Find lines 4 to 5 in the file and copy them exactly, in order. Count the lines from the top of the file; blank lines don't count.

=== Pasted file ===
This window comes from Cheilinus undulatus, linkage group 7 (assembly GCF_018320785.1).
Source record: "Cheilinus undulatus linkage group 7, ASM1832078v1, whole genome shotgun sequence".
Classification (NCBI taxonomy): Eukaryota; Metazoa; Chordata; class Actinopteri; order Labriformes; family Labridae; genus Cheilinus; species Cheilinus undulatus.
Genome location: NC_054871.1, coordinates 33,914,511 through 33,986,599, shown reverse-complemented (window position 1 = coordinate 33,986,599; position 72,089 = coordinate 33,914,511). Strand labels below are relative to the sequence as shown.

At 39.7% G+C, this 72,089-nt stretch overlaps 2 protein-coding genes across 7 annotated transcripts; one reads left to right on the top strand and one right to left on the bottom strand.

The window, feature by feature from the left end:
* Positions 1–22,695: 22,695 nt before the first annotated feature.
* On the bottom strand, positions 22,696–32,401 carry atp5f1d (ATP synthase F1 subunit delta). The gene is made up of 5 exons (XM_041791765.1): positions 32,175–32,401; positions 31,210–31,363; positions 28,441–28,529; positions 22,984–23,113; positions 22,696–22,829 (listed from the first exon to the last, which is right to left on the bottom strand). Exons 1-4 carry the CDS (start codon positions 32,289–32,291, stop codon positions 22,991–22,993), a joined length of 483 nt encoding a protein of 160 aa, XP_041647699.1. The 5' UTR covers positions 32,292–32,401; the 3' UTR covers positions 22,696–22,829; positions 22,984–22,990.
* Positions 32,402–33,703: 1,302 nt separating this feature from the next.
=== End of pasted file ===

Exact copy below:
Genome location: NC_054871.1, coordinates 33,914,511 through 33,986,599, shown reverse-complemented (window position 1 = coordinate 33,986,599; position 72,089 = coordinate 33,914,511). Strand labels below are relative to the sequence as shown.

At 39.7% G+C, this 72,089-nt stretch overlaps 2 protein-coding genes across 7 annotated transcripts; one reads left to right on the top strand and one right to left on the bottom strand.